United Airlines’ flight cutbacks in Newark to affect some Charleston route frequency | Business

United Airlines is trimming about 50 flights a day from a major New York City-area airport for the final two months of the summer, a move that will affect some flights in Charleston in July.

The airline flies about four flights daily between Charleston International and Newark Liberty International in northeast New Jersey.

Charleston will lose just a few of those — about six altogether by United in July, according to airport liaison Gary Edwards.

“The impact appears to be minimal at CHS,” he said.

The schedule also shows no changes to the frequency of United flights between the two airports in August “as I see it now,” Edwards said.

The airline is trimming about 12 percent of its flights in Newark to reduce long delays that United blamed on airport construction and other issues. The cuts will start July 1.

United is the dominant airline at Newark, which is just across the Hudson River from Manhattan.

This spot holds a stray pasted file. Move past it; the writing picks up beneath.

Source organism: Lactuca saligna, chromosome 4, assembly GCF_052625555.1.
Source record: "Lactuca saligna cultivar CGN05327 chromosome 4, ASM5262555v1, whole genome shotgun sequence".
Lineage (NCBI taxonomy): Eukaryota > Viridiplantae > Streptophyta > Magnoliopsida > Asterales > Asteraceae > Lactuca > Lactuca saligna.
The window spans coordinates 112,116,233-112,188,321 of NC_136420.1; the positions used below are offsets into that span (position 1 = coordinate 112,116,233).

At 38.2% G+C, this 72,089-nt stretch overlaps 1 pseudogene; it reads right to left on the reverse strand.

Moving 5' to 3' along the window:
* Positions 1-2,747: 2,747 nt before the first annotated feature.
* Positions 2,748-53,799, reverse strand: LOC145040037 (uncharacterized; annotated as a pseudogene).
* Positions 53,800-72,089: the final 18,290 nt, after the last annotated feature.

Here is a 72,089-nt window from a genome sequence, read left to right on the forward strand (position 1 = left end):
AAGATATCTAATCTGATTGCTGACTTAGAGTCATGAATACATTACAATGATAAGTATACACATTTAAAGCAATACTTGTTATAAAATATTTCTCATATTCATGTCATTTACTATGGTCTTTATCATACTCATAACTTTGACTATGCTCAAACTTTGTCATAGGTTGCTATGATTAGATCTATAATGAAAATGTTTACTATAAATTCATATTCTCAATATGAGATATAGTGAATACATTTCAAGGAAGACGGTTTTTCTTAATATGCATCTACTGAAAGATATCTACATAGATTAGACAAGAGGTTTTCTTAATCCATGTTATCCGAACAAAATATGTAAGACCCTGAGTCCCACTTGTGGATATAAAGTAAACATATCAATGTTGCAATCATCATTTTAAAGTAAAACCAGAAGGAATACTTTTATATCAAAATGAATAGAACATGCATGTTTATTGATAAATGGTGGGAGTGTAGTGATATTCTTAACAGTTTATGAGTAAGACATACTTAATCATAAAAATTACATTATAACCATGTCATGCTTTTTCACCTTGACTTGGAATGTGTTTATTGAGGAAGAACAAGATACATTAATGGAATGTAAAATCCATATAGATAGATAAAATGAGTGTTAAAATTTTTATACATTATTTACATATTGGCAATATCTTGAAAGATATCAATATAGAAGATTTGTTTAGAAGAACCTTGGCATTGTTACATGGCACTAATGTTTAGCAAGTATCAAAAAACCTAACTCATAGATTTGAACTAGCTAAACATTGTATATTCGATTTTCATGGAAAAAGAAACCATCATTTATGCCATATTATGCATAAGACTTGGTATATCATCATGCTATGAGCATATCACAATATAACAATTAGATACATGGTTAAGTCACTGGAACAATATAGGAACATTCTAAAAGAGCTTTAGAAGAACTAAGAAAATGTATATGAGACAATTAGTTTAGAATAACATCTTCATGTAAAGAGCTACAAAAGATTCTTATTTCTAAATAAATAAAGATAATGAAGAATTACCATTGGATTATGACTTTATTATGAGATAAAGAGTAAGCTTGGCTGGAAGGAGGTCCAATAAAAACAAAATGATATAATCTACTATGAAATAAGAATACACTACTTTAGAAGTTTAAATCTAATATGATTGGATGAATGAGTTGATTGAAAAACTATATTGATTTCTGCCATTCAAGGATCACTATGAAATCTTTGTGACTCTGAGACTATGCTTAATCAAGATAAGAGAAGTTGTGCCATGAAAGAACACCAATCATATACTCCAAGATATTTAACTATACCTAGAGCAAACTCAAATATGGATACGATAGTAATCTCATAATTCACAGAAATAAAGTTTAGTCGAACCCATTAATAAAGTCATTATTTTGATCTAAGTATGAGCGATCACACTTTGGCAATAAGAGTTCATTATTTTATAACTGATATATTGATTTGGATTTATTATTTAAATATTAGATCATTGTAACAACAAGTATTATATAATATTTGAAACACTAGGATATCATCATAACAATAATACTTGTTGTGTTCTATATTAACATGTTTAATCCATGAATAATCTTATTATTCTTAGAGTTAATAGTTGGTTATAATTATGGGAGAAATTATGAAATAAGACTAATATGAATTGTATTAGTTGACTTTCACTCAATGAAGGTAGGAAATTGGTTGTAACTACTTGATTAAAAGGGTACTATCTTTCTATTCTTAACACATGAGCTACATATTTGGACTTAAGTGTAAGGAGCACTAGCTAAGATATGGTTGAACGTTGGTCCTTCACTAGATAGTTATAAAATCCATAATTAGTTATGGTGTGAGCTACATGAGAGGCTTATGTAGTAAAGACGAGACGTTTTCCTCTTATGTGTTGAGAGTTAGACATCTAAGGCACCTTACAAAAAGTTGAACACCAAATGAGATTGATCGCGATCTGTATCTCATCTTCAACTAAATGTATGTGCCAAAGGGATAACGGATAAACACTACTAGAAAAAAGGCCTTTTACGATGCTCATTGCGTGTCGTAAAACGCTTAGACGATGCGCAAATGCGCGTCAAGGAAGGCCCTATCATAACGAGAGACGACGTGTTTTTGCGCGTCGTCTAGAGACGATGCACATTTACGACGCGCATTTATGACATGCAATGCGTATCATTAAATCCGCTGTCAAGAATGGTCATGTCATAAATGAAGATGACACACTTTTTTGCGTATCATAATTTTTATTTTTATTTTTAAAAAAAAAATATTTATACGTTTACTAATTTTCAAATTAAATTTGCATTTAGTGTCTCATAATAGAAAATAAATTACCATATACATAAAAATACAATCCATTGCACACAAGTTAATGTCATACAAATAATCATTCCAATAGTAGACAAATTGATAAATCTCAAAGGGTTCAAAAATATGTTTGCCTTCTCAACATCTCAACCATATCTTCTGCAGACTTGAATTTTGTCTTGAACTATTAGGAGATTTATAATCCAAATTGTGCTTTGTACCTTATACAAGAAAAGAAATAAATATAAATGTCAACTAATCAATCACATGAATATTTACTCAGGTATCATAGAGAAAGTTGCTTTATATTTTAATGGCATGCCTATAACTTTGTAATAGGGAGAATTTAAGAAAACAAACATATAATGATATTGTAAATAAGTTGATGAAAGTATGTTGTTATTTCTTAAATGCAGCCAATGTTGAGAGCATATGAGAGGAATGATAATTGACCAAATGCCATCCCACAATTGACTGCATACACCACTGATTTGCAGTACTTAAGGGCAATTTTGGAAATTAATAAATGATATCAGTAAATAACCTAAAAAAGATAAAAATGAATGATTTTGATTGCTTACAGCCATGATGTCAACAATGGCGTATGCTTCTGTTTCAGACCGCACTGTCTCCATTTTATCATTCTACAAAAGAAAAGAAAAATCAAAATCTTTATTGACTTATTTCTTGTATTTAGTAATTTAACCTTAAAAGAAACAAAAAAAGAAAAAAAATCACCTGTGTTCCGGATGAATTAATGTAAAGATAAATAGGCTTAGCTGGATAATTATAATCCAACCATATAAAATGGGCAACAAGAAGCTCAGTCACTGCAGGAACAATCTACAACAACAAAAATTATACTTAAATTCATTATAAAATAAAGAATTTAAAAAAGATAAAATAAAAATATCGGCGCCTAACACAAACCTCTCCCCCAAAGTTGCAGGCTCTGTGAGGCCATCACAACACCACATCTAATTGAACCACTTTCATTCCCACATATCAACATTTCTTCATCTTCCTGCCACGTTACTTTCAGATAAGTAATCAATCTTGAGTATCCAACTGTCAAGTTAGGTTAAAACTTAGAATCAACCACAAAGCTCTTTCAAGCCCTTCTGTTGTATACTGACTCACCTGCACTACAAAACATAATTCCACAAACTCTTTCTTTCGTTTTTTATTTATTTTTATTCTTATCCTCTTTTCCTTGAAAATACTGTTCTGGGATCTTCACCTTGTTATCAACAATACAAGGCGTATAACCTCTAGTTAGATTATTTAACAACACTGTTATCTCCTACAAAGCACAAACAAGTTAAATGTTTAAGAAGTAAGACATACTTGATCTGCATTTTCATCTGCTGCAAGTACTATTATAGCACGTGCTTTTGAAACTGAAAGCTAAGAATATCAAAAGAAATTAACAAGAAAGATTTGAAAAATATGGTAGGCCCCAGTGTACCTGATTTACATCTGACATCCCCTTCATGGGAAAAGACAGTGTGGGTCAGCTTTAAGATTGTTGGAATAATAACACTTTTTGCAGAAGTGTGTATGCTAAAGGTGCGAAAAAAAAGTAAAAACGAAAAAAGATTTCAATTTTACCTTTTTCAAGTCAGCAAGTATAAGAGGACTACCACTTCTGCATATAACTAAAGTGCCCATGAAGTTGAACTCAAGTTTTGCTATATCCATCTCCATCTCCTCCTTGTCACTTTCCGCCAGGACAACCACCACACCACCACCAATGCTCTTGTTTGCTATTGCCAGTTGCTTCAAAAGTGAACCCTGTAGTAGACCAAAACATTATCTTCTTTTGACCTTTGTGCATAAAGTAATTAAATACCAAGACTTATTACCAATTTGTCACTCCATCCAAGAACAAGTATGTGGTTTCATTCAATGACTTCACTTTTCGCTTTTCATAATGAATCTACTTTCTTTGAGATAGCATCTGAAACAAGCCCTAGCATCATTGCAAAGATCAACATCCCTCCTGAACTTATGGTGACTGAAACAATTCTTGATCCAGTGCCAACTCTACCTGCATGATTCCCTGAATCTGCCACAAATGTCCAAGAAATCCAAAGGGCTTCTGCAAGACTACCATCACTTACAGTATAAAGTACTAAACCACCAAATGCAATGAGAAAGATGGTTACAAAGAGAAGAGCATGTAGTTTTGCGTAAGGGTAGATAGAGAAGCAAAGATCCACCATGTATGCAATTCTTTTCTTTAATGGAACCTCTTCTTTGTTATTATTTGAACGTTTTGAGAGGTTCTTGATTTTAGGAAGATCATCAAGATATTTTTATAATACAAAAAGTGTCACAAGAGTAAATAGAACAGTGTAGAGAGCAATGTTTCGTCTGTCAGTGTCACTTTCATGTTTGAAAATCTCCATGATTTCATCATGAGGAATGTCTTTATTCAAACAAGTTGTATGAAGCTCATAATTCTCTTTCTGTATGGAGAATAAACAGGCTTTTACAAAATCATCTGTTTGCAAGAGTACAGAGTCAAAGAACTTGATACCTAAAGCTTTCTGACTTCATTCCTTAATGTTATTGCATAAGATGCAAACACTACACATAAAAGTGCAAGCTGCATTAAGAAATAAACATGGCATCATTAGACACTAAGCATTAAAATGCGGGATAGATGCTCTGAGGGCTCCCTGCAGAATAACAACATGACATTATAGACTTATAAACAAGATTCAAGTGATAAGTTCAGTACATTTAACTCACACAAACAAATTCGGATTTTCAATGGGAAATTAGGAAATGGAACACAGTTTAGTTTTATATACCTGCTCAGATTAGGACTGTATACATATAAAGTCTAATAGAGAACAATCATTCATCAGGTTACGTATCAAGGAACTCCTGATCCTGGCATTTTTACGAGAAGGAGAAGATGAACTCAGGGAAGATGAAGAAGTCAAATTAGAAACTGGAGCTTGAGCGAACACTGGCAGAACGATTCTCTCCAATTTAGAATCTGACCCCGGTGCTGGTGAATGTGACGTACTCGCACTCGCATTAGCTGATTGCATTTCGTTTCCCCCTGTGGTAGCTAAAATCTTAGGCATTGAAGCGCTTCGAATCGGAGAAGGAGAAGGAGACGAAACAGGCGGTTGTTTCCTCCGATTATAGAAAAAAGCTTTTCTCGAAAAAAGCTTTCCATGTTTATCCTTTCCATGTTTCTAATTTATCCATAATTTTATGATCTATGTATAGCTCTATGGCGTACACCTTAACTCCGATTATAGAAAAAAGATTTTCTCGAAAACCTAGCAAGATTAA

United’s chief operations officer, Jon Roitman, told employees that the airline has enough planes, pilots and other workers to run its Newark schedule, but cutting flights “should help minimize excessive delays and improve on-time performance.”

Only domestic flights will be reduced, a spokeswoman said, adding that United will not drop any destinations from Newark. The airline got a waiver from the Federal Aviation Administration to reduce flights, she said.

Newark is among the nation’s busiest airports and often has the highest number of flight delays.

United’s cuts at Newark arrive as the airline industry faces more scrutiny over widespread delays and cancellations this summer. Bad weather and staffing shortages contributed to problems over both the Memorial Day and Juneteenth holiday weekends.

Transportation Secretary Pete Buttigieg held a virtual meeting with airline leaders last week and later threatened to sanction airlines if they fail to meet consumer-protection standards.

Several airlines have trimmed summer schedules in an effort to improve reliability of the remaining flights.

“No airline is immune to the challenge that United is facing,” Edwards said. “Nearly all carriers will need to reduce a bit of flying this summer in order to right-size their schedule and deliver on their promise to consumers.”

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The Associated Press contributed to this report. Reach Warren L. Wise at Follow him on Twitter @warrenlancewise.

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